On the moon landing, and who benefits if you believe it was faked.

On the moon landing, and who benefits if you believe it was faked.

If you’re worried that you don’t feel enough stress and anxiety, there’s an easy chemical fix for that.  Habitual methamphetamine use will instill intense paranoia. 

In our poetry classes in jail, I’ve talked with a lot of guys who stayed up for days watching UFO shows on TV.  A few were also stockpiling military grade weaponry. One man used strings and pulleys to link his shotgun’s trigger to a doorknob, ensuring that anyone who tried to enter the house would be rudely greeted. 

They’ve dismantled dozens of computers and phones: sometimes out of suspicion, sometimes because there are valuable components. Although they were rarely organized enough to hawk the proceeds of their dissections.

Suffice it to say that, deprived of sleep and dosed with powerful stimulants, their brains became tumultuous places.

Which is why we spend so much time talking about conspiracy theories.

I’ve written several previous essays about conspiracy theories – that the Santa myth teaches people to doubt expertise (children learn that a cabal of adults really was conspiring to delude them); that oil company executives have been conspiring to destroy the world; that, for all the ways Thomas Pynchon’s Gravity’s Rainbow probes at the undercurrents of truth beneath government conspiracy, the text blithely incorporates metaphors from a Disney-promulgated nature conspiracy.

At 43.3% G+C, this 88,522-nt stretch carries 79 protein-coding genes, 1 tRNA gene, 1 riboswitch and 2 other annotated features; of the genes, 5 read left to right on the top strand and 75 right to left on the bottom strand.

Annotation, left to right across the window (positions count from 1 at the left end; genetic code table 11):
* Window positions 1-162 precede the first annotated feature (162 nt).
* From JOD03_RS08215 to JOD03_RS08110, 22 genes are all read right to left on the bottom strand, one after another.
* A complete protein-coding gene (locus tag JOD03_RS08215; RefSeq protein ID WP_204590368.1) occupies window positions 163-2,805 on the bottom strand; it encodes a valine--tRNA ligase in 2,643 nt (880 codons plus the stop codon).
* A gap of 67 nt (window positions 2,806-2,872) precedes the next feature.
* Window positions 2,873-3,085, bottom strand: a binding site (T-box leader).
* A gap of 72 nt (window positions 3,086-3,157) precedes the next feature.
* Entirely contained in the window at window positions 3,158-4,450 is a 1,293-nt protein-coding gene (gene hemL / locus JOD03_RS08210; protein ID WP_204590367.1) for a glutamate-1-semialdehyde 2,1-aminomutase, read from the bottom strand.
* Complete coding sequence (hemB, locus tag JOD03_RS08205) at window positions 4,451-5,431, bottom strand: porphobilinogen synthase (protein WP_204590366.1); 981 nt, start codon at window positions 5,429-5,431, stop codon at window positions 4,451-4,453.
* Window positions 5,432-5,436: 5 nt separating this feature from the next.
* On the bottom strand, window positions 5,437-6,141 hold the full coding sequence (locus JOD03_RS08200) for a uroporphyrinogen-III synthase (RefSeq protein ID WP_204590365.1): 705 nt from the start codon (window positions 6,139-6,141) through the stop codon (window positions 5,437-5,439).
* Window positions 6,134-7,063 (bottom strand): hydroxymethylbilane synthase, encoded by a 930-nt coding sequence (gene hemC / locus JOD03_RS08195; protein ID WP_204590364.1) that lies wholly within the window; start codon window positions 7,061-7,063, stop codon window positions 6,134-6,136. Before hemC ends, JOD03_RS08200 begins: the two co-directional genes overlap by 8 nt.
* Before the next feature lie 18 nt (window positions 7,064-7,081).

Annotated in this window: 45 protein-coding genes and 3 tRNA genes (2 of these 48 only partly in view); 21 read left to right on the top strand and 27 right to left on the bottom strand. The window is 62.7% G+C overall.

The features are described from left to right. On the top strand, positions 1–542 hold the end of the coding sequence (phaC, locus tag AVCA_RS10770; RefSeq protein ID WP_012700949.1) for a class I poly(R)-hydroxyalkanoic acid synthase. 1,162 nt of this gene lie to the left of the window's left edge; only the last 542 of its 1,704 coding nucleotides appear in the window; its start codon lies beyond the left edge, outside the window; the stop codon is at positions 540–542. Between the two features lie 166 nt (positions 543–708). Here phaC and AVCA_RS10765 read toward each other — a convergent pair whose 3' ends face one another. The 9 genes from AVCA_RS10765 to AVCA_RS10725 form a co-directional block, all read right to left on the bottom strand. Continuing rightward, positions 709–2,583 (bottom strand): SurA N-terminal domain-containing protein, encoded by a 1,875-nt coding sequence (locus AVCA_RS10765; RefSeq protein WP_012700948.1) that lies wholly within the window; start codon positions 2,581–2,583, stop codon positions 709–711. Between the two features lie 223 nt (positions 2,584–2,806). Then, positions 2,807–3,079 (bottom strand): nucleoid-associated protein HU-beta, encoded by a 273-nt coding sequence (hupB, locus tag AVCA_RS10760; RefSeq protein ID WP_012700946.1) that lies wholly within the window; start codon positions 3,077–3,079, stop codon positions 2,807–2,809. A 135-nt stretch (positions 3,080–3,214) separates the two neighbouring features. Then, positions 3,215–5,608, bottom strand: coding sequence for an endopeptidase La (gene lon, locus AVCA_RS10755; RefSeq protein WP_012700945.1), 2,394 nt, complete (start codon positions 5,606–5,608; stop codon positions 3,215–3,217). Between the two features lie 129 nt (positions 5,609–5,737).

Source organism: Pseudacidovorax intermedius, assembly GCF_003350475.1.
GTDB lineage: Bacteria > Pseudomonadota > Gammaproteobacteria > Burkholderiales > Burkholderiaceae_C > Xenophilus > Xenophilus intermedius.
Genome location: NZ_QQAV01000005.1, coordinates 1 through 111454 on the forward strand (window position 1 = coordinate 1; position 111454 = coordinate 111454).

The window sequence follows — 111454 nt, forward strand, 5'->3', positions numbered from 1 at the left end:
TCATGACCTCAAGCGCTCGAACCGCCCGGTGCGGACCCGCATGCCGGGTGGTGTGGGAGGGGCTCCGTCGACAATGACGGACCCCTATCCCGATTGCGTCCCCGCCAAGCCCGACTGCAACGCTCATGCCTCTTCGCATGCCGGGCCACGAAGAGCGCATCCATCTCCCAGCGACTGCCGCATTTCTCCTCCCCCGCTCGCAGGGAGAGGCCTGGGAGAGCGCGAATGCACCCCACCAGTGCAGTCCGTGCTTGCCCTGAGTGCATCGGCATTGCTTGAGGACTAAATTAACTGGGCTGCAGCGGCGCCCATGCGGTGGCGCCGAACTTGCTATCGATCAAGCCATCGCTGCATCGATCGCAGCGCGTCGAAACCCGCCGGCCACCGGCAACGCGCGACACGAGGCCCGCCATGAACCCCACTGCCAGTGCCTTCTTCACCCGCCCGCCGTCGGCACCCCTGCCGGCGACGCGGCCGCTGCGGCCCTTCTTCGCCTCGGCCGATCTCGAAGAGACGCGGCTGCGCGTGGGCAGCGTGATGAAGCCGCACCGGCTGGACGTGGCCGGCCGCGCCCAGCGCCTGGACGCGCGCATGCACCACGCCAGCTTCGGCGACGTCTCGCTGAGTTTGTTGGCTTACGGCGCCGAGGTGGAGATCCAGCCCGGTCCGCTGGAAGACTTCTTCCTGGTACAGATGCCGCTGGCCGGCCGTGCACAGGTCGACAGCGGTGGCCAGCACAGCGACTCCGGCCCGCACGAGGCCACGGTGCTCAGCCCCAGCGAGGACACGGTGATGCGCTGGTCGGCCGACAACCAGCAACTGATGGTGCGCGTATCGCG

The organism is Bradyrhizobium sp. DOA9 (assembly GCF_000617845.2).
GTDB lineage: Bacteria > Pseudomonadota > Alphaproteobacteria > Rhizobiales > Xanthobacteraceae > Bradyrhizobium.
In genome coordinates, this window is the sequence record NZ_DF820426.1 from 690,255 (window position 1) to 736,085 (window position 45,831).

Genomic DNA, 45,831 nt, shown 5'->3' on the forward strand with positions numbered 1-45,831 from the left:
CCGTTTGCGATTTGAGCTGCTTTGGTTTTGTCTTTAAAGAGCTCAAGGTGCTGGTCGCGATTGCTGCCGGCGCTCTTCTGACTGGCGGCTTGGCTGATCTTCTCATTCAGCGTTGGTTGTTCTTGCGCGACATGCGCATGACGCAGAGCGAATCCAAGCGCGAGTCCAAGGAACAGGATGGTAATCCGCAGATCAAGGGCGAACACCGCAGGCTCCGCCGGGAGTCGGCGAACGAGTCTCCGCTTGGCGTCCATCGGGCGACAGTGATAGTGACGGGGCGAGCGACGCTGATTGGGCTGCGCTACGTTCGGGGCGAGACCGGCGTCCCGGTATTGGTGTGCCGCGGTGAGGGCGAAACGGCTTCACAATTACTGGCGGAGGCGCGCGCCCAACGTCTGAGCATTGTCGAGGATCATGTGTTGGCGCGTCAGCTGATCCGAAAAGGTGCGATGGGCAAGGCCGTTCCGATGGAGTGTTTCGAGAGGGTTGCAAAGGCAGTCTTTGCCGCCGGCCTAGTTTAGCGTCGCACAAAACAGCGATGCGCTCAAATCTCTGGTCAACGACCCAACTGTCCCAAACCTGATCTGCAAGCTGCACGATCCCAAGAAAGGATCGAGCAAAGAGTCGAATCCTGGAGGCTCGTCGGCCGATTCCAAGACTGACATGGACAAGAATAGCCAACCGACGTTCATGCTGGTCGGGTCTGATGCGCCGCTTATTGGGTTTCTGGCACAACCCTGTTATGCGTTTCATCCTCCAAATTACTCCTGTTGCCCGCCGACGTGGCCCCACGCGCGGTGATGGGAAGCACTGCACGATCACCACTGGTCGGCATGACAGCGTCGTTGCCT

But, with the fiftieth anniversary coming up, the men in my class have been talking more about whether the moon landing was faked.

There’s only so much I can say.  After all, I, personally, have never been to the moon. 

One of my colleagues from Stanford recently conducted molecular biology experiments on the International Space Station, but that’s only zero point one percent of the way to the moon … and she and I were never close enough for me to feel absolutely certain that she wouldn’t lie to me.

Visiting the moon does seem much easier than faking it, though.  Our government has tried to keep a lot of secrets, over the years.  Eventually, they were leaked.

But that line of reasoning is never going to sway somebody. The big leak might be coming soon.